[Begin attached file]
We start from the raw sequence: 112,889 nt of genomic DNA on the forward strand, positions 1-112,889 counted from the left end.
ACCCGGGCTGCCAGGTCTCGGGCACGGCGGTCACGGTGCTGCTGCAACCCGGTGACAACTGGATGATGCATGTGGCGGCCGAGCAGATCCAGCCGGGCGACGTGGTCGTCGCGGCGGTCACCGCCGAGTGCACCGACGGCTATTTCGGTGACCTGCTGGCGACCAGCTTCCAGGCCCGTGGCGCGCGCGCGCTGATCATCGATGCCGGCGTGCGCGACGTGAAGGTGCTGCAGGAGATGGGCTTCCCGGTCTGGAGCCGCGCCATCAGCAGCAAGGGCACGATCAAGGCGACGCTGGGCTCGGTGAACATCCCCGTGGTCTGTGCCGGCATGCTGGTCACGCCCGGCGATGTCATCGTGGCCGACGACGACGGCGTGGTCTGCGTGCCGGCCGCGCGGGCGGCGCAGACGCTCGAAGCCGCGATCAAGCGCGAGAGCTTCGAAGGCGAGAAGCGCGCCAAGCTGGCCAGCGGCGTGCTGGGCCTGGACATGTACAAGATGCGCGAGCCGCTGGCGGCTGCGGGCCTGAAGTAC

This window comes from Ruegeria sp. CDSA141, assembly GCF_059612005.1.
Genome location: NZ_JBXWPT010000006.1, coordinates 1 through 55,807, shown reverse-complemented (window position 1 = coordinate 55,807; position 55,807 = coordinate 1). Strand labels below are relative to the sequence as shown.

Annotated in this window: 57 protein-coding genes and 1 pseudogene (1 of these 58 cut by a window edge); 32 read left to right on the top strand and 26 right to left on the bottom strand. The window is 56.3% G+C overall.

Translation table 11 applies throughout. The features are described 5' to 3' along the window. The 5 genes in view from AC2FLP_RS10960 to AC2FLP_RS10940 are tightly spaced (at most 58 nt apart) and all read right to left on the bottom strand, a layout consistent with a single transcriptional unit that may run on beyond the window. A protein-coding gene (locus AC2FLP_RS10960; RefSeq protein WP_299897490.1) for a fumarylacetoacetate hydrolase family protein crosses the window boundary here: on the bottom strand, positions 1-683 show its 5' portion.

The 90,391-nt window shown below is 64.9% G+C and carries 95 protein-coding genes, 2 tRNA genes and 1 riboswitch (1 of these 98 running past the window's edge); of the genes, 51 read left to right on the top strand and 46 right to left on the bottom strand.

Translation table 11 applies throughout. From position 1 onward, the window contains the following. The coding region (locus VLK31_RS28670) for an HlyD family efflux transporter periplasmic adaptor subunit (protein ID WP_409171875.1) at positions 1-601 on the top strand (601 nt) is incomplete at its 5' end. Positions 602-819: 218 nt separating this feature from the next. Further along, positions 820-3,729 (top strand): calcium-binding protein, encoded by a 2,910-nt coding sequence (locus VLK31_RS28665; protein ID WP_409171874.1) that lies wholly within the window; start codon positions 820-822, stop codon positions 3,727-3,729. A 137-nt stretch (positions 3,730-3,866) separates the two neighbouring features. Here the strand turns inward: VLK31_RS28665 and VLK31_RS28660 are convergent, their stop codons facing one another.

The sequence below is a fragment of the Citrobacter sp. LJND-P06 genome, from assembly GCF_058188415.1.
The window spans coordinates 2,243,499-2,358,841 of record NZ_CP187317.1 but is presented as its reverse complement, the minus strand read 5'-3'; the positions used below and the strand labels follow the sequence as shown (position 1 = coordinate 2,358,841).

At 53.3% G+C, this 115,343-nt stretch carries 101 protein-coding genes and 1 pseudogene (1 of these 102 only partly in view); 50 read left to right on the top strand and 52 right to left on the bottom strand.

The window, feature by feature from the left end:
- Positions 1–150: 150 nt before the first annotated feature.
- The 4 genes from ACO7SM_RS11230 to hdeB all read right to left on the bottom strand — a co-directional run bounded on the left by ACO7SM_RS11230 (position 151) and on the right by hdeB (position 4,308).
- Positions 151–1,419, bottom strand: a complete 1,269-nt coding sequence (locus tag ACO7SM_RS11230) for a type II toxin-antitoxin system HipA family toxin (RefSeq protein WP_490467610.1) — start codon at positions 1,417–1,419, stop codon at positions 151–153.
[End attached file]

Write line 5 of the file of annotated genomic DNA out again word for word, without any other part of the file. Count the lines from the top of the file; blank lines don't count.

Annotated in this window: 57 protein-coding genes and 1 pseudogene (1 of these 58 cut by a window edge); 32 read left to right on the top strand and 26 right to left on the bottom strand. The window is 56.3% G+C overall.